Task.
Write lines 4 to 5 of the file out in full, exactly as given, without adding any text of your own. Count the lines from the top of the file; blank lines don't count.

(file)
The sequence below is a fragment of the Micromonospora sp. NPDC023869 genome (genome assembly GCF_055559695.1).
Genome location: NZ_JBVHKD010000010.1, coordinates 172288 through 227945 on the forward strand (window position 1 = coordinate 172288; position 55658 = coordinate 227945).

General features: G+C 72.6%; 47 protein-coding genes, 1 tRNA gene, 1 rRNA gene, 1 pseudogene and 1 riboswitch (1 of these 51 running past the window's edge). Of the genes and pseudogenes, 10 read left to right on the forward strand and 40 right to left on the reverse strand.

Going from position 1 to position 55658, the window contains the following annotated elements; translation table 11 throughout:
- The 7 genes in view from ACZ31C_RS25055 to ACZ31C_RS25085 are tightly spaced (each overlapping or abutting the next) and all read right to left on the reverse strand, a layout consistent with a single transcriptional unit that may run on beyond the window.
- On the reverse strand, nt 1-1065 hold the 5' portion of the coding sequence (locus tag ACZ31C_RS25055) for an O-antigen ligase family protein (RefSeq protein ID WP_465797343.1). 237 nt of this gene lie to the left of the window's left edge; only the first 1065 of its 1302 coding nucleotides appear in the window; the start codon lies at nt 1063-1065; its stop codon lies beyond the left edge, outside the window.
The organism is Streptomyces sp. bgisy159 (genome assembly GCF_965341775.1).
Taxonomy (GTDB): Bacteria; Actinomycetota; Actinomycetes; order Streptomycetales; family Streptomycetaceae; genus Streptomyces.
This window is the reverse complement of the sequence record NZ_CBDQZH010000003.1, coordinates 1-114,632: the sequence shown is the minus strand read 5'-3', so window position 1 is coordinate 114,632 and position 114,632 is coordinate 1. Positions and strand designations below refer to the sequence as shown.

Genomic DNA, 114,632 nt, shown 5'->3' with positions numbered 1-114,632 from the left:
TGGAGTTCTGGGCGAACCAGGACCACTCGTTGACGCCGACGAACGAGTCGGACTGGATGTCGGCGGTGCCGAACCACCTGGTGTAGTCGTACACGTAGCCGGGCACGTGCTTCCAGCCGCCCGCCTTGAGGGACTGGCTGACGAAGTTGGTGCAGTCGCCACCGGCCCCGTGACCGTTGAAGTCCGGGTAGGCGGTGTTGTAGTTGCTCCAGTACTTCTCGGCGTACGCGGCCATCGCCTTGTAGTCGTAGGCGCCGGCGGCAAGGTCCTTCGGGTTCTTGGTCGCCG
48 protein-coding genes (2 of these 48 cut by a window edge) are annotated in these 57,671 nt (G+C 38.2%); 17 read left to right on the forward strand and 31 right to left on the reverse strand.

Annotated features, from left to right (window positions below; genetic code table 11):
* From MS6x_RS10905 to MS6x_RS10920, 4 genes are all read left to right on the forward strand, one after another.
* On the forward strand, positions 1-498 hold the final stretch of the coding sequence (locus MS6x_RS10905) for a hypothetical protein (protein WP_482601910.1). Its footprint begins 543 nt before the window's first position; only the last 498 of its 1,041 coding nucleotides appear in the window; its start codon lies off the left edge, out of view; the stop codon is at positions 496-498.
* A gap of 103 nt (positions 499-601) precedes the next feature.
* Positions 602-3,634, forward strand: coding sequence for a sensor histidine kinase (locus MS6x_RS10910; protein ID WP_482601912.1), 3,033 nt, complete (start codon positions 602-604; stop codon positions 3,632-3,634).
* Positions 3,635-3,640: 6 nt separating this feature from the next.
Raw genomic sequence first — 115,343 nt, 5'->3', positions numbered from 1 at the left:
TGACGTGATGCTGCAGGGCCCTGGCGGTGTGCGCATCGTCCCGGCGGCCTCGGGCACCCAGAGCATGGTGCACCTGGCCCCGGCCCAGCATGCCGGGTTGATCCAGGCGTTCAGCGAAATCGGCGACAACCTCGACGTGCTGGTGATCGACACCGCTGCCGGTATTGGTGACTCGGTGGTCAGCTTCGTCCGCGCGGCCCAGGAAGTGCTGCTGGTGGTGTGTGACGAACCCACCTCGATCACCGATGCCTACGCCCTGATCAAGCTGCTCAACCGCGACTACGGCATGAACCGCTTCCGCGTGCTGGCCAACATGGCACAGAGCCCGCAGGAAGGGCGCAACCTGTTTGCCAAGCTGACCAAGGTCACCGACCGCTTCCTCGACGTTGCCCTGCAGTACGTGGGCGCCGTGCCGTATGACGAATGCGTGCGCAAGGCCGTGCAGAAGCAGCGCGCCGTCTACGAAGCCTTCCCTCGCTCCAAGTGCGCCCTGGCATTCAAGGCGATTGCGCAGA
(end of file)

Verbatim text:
Going from position 1 to position 55658, the window contains the following annotated elements; translation table 11 throughout:
- The 7 genes in view from ACZ31C_RS25055 to ACZ31C_RS25085 are tightly spaced (each overlapping or abutting the next) and all read right to left on the reverse strand, a layout consistent with a single transcriptional unit that may run on beyond the window.